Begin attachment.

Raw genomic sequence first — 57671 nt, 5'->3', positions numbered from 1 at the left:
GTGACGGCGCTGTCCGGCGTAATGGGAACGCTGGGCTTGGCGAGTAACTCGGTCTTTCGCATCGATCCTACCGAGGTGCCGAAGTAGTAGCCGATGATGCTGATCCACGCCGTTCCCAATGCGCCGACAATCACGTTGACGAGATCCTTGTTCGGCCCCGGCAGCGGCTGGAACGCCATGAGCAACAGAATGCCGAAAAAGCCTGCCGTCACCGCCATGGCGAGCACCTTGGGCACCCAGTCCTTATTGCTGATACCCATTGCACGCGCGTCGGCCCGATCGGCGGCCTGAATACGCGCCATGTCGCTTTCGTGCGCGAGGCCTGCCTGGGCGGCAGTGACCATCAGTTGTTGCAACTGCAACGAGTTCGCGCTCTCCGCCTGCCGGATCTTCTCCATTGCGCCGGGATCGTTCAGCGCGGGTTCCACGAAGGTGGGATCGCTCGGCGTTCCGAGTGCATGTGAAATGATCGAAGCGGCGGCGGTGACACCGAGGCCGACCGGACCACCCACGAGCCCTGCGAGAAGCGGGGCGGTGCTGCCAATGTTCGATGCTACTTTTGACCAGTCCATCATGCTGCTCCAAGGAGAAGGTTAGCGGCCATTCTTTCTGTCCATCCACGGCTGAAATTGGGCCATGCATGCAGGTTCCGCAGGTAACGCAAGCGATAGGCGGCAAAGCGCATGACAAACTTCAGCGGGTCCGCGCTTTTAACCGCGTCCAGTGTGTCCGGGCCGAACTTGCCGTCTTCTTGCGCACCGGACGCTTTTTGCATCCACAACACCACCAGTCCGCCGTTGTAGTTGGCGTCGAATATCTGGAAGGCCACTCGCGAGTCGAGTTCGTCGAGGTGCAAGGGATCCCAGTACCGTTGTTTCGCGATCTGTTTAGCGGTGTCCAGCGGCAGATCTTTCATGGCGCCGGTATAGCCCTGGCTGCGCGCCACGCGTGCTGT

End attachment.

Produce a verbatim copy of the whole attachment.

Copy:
Raw genomic sequence first — 57671 nt, 5'->3', positions numbered from 1 at the left:
GTGACGGCGCTGTCCGGCGTAATGGGAACGCTGGGCTTGGCGAGTAACTCGGTCTTTCGCATCGATCCTACCGAGGTGCCGAAGTAGTAGCCGATGATGCTGATCCACGCCGTTCCCAATGCGCCGACAATCACGTTGACGAGATCCTTGTTCGGCCCCGGCAGCGGCTGGAACGCCATGAGCAACAGAATGCCGAAAAAGCCTGCCGTCACCGCCATGGCGAGCACCTTGGGCACCCAGTCCTTATTGCTGATACCCATTGCACGCGCGTCGGCCCGATCGGCGGCCTGAATACGCGCCATGTCGCTTTCGTGCGCGAGGCCTGCCTGGGCGGCAGTGACCATCAGTTGTTGCAACTGCAACGAGTTCGCGCTCTCCGCCTGCCGGATCTTCTCCATTGCGCCGGGATCGTTCAGCGCGGGTTCCACGAAGGTGGGATCGCTCGGCGTTCCGAGTGCATGTGAAATGATCGAAGCGGCGGCGGTGACACCGAGGCCGACCGGACCACCCACGAGCCCTGCGAGAAGCGGGGCGGTGCTGCCAATGTTCGATGCTACTTTTGACCAGTCCATCATGCTGCTCCAAGGAGAAGGTTAGCGGCCATTCTTTCTGTCCATCCACGGCTGAAATTGGGCCATGCATGCAGGTTCCGCAGGTAACGCAAGCGATAGGCGGCAAAGCGCATGACAAACTTCAGCGGGTCCGCGCTTTTAACCGCGTCCAGTGTGTCCGGGCCGAACTTGCCGTCTTCTTGCGCACCGGACGCTTTTTGCATCCACAACACCACCAGTCCGCCGTTGTAGTTGGCGTCGAATATCTGGAAGGCCACTCGCGAGTCGAGTTCGTCGAGGTGCAAGGGATCCCAGTACCGTTGTTTCGCGATCTGTTTAGCGGTGTCCAGCGGCAGATCTTTCATGGCGCCGGTATAGCCCTGGCTGCGCGCCACGCGTGCTGT